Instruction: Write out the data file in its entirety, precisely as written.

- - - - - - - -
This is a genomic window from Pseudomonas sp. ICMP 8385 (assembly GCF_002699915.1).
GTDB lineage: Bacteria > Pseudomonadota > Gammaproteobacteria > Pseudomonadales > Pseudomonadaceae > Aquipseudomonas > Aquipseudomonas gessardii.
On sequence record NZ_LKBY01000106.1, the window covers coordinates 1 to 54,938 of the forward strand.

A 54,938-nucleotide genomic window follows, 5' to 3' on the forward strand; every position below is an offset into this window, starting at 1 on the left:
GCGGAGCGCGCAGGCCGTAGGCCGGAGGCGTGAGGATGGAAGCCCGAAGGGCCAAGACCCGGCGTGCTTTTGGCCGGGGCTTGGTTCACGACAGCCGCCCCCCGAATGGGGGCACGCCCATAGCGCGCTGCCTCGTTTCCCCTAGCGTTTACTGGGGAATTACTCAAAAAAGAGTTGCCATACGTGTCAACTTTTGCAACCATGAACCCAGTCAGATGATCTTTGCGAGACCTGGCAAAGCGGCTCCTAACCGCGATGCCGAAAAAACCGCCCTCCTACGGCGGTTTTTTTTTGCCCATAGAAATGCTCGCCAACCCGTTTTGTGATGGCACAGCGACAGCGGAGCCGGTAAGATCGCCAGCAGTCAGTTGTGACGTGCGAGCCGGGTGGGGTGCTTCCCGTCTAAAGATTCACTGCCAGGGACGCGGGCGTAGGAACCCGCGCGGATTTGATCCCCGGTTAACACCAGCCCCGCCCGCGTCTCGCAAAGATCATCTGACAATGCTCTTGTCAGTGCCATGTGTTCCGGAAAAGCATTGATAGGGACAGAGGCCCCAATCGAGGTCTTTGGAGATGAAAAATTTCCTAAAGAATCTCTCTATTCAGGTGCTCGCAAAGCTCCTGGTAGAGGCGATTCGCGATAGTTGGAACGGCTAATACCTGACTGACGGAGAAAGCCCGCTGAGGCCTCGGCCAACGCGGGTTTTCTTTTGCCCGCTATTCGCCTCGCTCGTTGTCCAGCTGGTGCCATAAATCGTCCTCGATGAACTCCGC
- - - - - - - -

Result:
This is a genomic window from Pseudomonas sp. ICMP 8385 (assembly GCF_002699915.1).
GTDB lineage: Bacteria > Pseudomonadota > Gammaproteobacteria > Pseudomonadales > Pseudomonadaceae > Aquipseudomonas > Aquipseudomonas gessardii.
On sequence record NZ_LKBY01000106.1, the window covers coordinates 1 to 54,938 of the forward strand.

A 54,938-nucleotide genomic window follows, 5' to 3' on the forward strand; every position below is an offset into this window, starting at 1 on the left:
GCGGAGCGCGCAGGCCGTAGGCCGGAGGCGTGAGGATGGAAGCCCGAAGGGCCAAGACCCGGCGTGCTTTTGGCCGGGGCTTGGTTCACGACAGCCGCCCCCCGAATGGGGGCACGCCCATAGCGCGCTGCCTCGTTTCCCCTAGCGTTTACTGGGGAATTACTCAAAAAAGAGTTGCCATACGTGTCAACTTTTGCAACCATGAACCCAGTCAGATGATCTTTGCGAGACCTGGCAAAGCGGCTCCTAACCGCGATGCCGAAAAAACCGCCCTCCTACGGCGGTTTTTTTTTGCCCATAGAAATGCTCGCCAACCCGTTTTGTGATGGCACAGCGACAGCGGAGCCGGTAAGATCGCCAGCAGTCAGTTGTGACGTGCGAGCCGGGTGGGGTGCTTCCCGTCTAAAGATTCACTGCCAGGGACGCGGGCGTAGGAACCCGCGCGGATTTGATCCCCGGTTAACACCAGCCCCGCCCGCGTCTCGCAAAGATCATCTGACAATGCTCTTGTCAGTGCCATGTGTTCCGGAAAAGCATTGATAGGGACAGAGGCCCCAATCGAGGTCTTTGGAGATGAAAAATTTCCTAAAGAATCTCTCTATTCAGGTGCTCGCAAAGCTCCTGGTAGAGGCGATTCGCGATAGTTGGAACGGCTAATACCTGACTGACGGAGAAAGCCCGCTGAGGCCTCGGCCAACGCGGGTTTTCTTTTGCCCGCTATTCGCCTCGCTCGTTGTCCAGCTGGTGCCATAAATCGTCCTCGATGAACTCCGC